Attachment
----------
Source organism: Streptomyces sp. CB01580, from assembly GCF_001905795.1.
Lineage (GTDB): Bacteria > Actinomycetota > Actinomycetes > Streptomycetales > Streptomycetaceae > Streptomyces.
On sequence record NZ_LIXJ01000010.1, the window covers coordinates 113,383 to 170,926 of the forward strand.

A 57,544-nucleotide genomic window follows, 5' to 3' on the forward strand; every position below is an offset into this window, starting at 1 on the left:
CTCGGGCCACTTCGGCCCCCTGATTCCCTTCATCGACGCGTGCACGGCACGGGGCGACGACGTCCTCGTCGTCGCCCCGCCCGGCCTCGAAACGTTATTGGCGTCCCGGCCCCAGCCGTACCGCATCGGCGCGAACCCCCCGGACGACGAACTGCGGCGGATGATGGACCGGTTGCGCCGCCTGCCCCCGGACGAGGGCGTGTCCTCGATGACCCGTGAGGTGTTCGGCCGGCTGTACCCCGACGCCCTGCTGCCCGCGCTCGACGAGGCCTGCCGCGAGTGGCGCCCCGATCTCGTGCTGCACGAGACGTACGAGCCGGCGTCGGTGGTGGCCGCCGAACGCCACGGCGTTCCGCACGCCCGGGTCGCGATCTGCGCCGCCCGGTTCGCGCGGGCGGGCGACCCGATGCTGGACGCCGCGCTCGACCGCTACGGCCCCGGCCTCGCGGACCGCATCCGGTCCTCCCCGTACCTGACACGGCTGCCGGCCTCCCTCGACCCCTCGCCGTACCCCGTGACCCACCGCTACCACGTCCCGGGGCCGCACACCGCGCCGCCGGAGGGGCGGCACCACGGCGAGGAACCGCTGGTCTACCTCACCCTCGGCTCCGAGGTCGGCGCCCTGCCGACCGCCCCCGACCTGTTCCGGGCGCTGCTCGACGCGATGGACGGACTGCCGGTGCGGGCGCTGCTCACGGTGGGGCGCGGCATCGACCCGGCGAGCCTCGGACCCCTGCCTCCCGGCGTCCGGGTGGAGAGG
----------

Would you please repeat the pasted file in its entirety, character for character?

Source organism: Streptomyces sp. CB01580, from assembly GCF_001905795.1.
Lineage (GTDB): Bacteria > Actinomycetota > Actinomycetes > Streptomycetales > Streptomycetaceae > Streptomyces.
On sequence record NZ_LIXJ01000010.1, the window covers coordinates 113,383 to 170,926 of the forward strand.

A 57,544-nucleotide genomic window follows, 5' to 3' on the forward strand; every position below is an offset into this window, starting at 1 on the left:
CTCGGGCCACTTCGGCCCCCTGATTCCCTTCATCGACGCGTGCACGGCACGGGGCGACGACGTCCTCGTCGTCGCCCCGCCCGGCCTCGAAACGTTATTGGCGTCCCGGCCCCAGCCGTACCGCATCGGCGCGAACCCCCCGGACGACGAACTGCGGCGGATGATGGACCGGTTGCGCCGCCTGCCCCCGGACGAGGGCGTGTCCTCGATGACCCGTGAGGTGTTCGGCCGGCTGTACCCCGACGCCCTGCTGCCCGCGCTCGACGAGGCCTGCCGCGAGTGGCGCCCCGATCTCGTGCTGCACGAGACGTACGAGCCGGCGTCGGTGGTGGCCGCCGAACGCCACGGCGTTCCGCACGCCCGGGTCGCGATCTGCGCCGCCCGGTTCGCGCGGGCGGGCGACCCGATGCTGGACGCCGCGCTCGACCGCTACGGCCCCGGCCTCGCGGACCGCATCCGGTCCTCCCCGTACCTGACACGGCTGCCGGCCTCCCTCGACCCCTCGCCGTACCCCGTGACCCACCGCTACCACGTCCCGGGGCCGCACACCGCGCCGCCGGAGGGGCGGCACCACGGCGAGGAACCGCTGGTCTACCTCACCCTCGGCTCCGAGGTCGGCGCCCTGCCGACCGCCCCCGACCTGTTCCGGGCGCTGCTCGACGCGATGGACGGACTGCCGGTGCGGGCGCTGCTCACGGTGGGGCGCGGCATCGACCCGGCGAGCCTCGGACCCCTGCCTCCCGGCGTCCGGGTGGAGAGG